inherent therein and disturbing the unity of the family, in opposition to what the law, in conformity with good morals, has
established; and.

Considering that, as the spouses D. Ramon Benso and Doa Adela Galindo are not legally separated, it is their duty to live
together and afford each other help and support; and for this reason, it cannot be held that the former has need of support from
his wife so that he may live apart from her without the conjugal abode where it is his place to be, nor of her conferring power
upon him to dispose even of the fruits of her property in order therewith to pay the matrimonial expenses and, consequently,
those of his own support without need of going to his wife; wherefore the judgment appealed from, denying the petition of D.
Ramon Benso for support, has not violated the articles of the Civil Code and the doctrine invoked in the assignments of error
1 and 5 of the appeal.

From a careful reading of the case just cited and quoted from it appears quite clearly that the spouses separated voluntarily in accordance
with an agreement previously made. At least there are strong indications to this effect, for the court says, "should the doctrine maintained
in the appeal prevail, it would allow married persons to disregard the marriage bond and separate from each other of their own free will."
If this be the true basis upon which the supreme court of Spain rested its decision, then the doctrine therein enunciated would not be
controlling in cases where one of the spouses was compelled to leave the conjugal abode by the other or where the husband voluntarily
abandons such abode and the wife seeks to force him to furnish support. That this is true appears from the decision of the same high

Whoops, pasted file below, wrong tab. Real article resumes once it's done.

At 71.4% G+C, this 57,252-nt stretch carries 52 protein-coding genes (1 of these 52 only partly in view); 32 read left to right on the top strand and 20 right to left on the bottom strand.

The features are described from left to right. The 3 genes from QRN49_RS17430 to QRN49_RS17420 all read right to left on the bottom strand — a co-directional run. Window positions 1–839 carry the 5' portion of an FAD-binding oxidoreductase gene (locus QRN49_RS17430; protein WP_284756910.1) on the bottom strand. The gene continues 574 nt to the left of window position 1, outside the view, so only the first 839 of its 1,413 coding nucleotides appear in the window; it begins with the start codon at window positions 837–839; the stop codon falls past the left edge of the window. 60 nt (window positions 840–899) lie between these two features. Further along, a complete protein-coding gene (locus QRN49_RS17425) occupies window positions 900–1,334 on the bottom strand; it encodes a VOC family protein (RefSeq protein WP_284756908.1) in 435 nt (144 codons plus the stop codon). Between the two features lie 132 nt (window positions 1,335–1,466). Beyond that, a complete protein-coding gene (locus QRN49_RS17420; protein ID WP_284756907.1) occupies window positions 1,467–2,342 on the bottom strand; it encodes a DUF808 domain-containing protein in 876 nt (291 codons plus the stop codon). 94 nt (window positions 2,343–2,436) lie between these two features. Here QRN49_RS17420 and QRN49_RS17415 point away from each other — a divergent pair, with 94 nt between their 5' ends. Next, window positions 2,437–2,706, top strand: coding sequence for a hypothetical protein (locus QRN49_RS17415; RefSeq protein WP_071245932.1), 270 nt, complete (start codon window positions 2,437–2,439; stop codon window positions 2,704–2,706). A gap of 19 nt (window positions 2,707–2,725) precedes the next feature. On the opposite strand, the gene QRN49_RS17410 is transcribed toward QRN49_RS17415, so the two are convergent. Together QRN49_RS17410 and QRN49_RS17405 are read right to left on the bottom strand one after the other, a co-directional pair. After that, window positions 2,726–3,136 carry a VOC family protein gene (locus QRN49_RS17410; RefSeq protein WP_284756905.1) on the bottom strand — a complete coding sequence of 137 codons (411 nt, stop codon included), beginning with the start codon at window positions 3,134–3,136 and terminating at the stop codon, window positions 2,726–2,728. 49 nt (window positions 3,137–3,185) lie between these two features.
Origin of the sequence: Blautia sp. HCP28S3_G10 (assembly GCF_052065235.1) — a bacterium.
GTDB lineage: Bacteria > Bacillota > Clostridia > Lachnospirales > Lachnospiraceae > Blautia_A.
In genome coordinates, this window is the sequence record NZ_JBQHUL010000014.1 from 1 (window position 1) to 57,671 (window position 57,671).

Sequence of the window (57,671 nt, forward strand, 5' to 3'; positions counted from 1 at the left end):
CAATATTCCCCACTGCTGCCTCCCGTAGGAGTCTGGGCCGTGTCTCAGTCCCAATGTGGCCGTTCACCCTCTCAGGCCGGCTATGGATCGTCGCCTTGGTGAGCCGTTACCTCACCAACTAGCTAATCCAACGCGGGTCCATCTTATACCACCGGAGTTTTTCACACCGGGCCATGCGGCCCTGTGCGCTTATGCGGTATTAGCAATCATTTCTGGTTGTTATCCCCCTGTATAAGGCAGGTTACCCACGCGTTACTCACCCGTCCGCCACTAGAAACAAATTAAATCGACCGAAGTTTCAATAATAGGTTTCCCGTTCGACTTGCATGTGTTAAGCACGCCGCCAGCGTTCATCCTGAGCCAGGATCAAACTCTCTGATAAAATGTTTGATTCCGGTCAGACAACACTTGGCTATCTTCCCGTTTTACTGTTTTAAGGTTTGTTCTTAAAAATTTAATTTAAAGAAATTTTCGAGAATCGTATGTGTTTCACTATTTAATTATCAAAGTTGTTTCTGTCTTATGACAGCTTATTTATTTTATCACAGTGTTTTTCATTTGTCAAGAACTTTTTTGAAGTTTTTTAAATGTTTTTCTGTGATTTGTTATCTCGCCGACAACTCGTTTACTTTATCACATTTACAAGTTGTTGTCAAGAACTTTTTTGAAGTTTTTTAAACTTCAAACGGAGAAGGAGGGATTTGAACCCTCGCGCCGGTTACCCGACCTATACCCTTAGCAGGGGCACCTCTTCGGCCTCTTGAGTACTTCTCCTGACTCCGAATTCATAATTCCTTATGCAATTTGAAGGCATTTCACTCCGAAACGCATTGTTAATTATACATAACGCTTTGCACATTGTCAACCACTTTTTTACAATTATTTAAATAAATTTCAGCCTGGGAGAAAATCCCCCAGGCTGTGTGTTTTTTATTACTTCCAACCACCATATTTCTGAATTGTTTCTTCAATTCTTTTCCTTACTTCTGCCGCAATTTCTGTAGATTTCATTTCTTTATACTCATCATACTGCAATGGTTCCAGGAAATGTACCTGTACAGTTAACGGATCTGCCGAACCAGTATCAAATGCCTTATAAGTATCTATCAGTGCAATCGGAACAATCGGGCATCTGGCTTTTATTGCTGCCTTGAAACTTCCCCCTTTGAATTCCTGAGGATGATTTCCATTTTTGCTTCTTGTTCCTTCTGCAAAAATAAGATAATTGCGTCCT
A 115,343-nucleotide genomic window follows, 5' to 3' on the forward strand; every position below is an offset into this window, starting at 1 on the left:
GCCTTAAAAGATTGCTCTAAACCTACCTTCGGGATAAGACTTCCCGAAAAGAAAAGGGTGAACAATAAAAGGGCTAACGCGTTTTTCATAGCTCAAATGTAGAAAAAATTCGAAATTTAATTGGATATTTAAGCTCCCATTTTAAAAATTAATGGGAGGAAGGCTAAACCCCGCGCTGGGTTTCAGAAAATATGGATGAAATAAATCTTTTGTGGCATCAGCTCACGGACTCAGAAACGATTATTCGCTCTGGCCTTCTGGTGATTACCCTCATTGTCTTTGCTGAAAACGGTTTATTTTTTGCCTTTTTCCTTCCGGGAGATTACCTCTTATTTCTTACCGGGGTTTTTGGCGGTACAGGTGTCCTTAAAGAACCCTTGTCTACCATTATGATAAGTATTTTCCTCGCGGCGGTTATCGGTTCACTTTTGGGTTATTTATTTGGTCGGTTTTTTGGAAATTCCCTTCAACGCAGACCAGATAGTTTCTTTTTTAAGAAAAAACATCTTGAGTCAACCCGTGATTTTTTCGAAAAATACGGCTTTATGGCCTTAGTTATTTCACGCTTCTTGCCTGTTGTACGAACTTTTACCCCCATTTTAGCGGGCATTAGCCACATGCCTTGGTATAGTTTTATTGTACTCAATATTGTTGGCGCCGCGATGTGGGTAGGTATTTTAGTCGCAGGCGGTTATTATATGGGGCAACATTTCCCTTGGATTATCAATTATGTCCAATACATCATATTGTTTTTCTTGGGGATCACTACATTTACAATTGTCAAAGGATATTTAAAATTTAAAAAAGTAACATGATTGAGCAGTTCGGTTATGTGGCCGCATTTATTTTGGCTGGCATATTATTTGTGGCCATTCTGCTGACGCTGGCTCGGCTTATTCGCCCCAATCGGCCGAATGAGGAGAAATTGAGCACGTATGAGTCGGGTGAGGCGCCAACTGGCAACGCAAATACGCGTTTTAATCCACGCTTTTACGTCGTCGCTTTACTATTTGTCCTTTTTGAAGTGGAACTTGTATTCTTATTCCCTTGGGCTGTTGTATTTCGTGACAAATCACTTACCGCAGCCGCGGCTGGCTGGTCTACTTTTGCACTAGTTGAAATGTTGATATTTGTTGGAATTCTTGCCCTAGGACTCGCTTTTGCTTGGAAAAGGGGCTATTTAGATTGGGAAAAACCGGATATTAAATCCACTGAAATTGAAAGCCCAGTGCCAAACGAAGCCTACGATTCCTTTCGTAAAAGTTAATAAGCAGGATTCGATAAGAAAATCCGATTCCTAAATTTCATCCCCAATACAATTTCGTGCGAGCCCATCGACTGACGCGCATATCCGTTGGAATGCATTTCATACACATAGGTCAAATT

tribunal, dated October 16, 1903. In this case the wife brought an action for support against her husband who had willfully and voluntarily
abandoned the conjugal abode without any cause whatever. The supreme court, reversing the judgment absolving the defendant upon
the ground that no action for divorce, etc., had been instituted, said:

In the case at bar, it has been proven that it was Don Teodoro Exposito who left the conjugal abode, although he claims, without
however proving his contention, that the person responsible for this situation was his wife, as she turned him out of the house.
From this state of affairs it results that it is the wife who is party abandoned, the husband not having prosecuted any action to
keep her in his company and he therefore finds himself, as long as he consents to the situation, under the ineluctable obligation
to support his wife in fulfillment of the natural duty sanctioned in article 56 of the Code in relation with paragraph 1 of article
143. In not so holding, the trial court, on the mistaken ground that for the fulfillment of this duty the situation or relation of the
spouses should be regulated in the manner it indicates, has made the errors of law assigned in the first three grounds alleged,
because the nature of the duty of affording mutual support is compatible and enforcible in all situations, so long as the needy
spouse does not create any illicit situation of the court above

If we are in error as to the doctrine enunciated by the supreme court of Spain in its decision of November 3, 1905, and if the court did
hold, as contended by counsel for the defendant in the case under consideration, that neither spouse can be compelled to support the
other outside of the conjugal abode, unless it be by virtue of a final judgment granting the injured one a divorce or separation from the
other, still such doctrine or holding would not necessarily control in this jurisdiction for the reason that the substantive law is not in
every particular the same here as it is in Spain. As we have already stated, articles 42 to 107 of the Civil Code in force in the Peninsula